COVID-19 Mortality Over Time – ONS Update 2nd June

June 2, 2020

Jason Oke, Carl Heneghan.

We are tracking the ONS data on deaths, which updates every Tuesday.

How can we tell if COVID-19 is the principal cause of these deaths?  Or if they would have occurred in the absence of COVID-19, particularly in the elderly and people with chronic health problems? One way is to examine the death rates and determine if more people are dying than we would expect. What we want to know is whether the reported COVID deaths represent an “excess” over the norm. (see the ONS report for this week here).

The weekly number of registered deaths for all ages.

Update June 2nd: today’s data release refers to the week ending the 22nd May  (week 21)

  • Total deaths all ages 12,288 deaths.
  • Thus is an excess of 2,348 deaths compared with the five year average for this week (23%) more than we’d expect in this week (5-year average 9,940); relative risk: 1.23 (1.20 to 1.27).

By looking at previous years we observe variation from year to year in the number of deaths and also there is an increasing trend over time.

Estimating excess death comparisons compared with a previous year would give a range of excess estimated between 38,976 (2018) and 78,215 (2011). The population has been increasing and ageing and there has been a trend for the absolute number of deaths to increase over time.

Modelling the trend with harmonic regression based on years 2010 – 2019 we can predict the number of expected deaths in 2020:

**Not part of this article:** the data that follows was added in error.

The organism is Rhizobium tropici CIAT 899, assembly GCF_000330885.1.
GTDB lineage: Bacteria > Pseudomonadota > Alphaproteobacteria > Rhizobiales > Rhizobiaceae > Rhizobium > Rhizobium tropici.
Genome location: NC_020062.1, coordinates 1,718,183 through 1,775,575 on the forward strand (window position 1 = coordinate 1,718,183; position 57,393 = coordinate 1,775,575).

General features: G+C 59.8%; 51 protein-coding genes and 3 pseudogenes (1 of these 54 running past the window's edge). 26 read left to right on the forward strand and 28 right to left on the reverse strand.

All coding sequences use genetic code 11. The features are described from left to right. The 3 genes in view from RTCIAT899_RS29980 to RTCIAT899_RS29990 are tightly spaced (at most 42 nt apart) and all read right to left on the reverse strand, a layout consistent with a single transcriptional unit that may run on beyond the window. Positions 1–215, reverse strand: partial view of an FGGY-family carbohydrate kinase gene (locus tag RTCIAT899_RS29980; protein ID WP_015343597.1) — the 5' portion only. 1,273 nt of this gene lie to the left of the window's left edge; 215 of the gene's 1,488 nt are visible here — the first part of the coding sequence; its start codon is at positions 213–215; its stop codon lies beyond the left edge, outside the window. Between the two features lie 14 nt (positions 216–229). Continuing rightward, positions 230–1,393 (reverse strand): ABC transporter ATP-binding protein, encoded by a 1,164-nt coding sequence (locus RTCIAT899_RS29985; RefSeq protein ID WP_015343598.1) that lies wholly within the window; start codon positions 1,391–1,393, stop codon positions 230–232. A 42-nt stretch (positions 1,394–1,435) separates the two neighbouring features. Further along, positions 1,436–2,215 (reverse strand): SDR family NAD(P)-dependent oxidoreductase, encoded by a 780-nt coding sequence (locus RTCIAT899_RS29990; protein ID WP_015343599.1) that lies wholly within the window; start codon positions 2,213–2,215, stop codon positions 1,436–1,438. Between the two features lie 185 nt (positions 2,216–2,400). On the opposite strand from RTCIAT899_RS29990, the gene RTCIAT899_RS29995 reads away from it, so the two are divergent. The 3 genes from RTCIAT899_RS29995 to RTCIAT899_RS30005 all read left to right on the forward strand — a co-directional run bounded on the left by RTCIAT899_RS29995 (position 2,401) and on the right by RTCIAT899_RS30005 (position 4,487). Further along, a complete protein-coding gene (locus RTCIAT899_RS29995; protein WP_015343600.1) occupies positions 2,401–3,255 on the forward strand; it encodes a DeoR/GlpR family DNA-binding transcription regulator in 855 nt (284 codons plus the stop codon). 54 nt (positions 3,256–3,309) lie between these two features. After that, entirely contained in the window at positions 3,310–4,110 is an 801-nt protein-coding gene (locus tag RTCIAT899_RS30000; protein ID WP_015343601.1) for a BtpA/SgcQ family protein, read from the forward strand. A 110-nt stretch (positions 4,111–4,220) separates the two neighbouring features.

• The ONS 5-year average is 235,293 deaths, which gives an excess of 51,486;
  • Using the harmonic regression trend* predicts 257,081 deaths in 2020 an excess of 29,698

Harmonic regression is used in phenomena which tend to exhibit periodic rhythms.

Excess by Age in 2020:

We used the harmonic regression method to predict excess deaths over different age bands. In those 44 and under we observed no excess registered deaths in 2020 up to week 21 (the 15th May). Above this age, we observed excess deaths.

Excess death comparisons in < 1s in 2020 (No excess)

Excess death comparisons in < 1 to 14-year-olds in 2020 – No excess.

Excess death comparisons in 15 to 44 year-olds in 2020 – No excess.

Excess death comparisons in <45 to 64 year-olds in 2020 – predicted deaths 27,164, which gives an excess of 5,000.

Excess death comparisons in 65-74 year-old’s in 2020 – predicted deaths 40,777, which gives an excess of 4,291 deaths.

Excess death comparisons in 75 to 84 year-old’s in 2020: predicted deaths 71,146, which gives an excess of 11,547 deaths.

Excess death comparisons in 85+ year old’s in 2020 – predicted deaths of  110,789, which gives an excess of 8,325 deaths.

Disclaimer:  the article has not been peer-reviewed; it should not replace individual clinical judgement, and the sources cited should be checked. The views expressed in this commentary represent the views of the authors and not necessarily those of the host institution, the NHS, the NIHR, or the Department of Health and Social Care. The views are not a substitute for professional medical advice.


Jason Oke is a Senior Statistician at the Nuffield Department of Primary Care Health Sciences and Module Coordinator for Statistical Computing with R and Stata (EBHC Med Stats), and Introduction to Statistics for Health Care Research (EBHC), as part of the Evidence-Based Health Care Programme.

Carl Heneghan is Professor of Evidence-Based Medicine, Director of the Centre for Evidence-Based Medicine and Director of Studies for the Evidence-Based Health Care Programme. (Full bio and disclosure statement here)